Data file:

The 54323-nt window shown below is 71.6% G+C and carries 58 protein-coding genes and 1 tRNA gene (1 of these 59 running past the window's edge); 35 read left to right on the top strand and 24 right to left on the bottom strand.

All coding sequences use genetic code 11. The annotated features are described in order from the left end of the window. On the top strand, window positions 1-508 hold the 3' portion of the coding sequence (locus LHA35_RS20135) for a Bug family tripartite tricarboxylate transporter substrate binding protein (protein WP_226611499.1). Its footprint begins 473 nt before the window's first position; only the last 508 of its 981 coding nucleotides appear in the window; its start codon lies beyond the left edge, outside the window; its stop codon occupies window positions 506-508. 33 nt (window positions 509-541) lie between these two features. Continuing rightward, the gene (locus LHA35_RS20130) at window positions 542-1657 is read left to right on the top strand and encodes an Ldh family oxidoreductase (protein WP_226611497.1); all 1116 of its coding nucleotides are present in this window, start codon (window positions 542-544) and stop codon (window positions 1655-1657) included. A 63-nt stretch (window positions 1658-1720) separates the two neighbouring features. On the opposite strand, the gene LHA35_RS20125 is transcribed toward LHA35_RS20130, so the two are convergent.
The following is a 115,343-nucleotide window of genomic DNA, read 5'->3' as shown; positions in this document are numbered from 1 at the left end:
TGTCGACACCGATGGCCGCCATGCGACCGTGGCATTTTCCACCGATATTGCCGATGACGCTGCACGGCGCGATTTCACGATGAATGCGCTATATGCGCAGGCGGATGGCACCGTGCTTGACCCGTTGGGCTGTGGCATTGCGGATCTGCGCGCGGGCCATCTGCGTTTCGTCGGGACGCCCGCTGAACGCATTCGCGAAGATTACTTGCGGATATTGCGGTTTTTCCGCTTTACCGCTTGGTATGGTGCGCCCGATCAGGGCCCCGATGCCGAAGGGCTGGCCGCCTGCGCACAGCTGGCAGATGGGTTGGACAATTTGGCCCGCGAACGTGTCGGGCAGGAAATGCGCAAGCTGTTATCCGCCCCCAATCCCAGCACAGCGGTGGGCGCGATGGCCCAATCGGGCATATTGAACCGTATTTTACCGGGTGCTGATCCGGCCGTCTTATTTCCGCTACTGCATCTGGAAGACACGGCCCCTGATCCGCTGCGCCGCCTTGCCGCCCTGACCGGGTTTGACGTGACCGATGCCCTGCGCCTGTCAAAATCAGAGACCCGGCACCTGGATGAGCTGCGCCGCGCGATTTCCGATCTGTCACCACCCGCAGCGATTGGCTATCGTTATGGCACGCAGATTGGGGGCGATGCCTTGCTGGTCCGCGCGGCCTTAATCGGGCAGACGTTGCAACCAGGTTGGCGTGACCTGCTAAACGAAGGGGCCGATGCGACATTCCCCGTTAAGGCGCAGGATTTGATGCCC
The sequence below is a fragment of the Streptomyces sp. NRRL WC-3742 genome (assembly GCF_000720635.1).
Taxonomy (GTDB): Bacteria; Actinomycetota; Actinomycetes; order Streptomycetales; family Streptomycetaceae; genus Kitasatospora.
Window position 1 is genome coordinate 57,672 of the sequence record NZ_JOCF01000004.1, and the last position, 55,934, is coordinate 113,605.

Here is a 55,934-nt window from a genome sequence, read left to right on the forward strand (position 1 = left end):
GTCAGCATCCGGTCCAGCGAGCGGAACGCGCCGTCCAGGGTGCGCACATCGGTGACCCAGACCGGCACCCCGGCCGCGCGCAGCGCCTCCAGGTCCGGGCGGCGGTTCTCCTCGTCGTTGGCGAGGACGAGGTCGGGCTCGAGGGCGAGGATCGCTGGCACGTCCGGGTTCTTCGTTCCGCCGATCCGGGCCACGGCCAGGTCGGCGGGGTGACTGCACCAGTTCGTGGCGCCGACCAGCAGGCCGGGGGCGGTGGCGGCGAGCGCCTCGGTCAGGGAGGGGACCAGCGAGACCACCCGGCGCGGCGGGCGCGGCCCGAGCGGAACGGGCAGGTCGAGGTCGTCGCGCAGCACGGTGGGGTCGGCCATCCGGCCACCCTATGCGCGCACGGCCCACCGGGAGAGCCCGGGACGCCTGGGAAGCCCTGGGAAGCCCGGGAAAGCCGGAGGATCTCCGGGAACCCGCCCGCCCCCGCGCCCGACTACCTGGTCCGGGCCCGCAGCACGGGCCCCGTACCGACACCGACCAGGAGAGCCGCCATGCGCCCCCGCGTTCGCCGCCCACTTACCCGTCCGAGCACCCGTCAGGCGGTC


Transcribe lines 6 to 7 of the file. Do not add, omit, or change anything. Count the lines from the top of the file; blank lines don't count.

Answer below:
Taxonomy (GTDB): Bacteria; Actinomycetota; Actinomycetes; order Streptomycetales; family Streptomycetaceae; genus Kitasatospora.
Window position 1 is genome coordinate 57,672 of the sequence record NZ_JOCF01000004.1, and the last position, 55,934, is coordinate 113,605.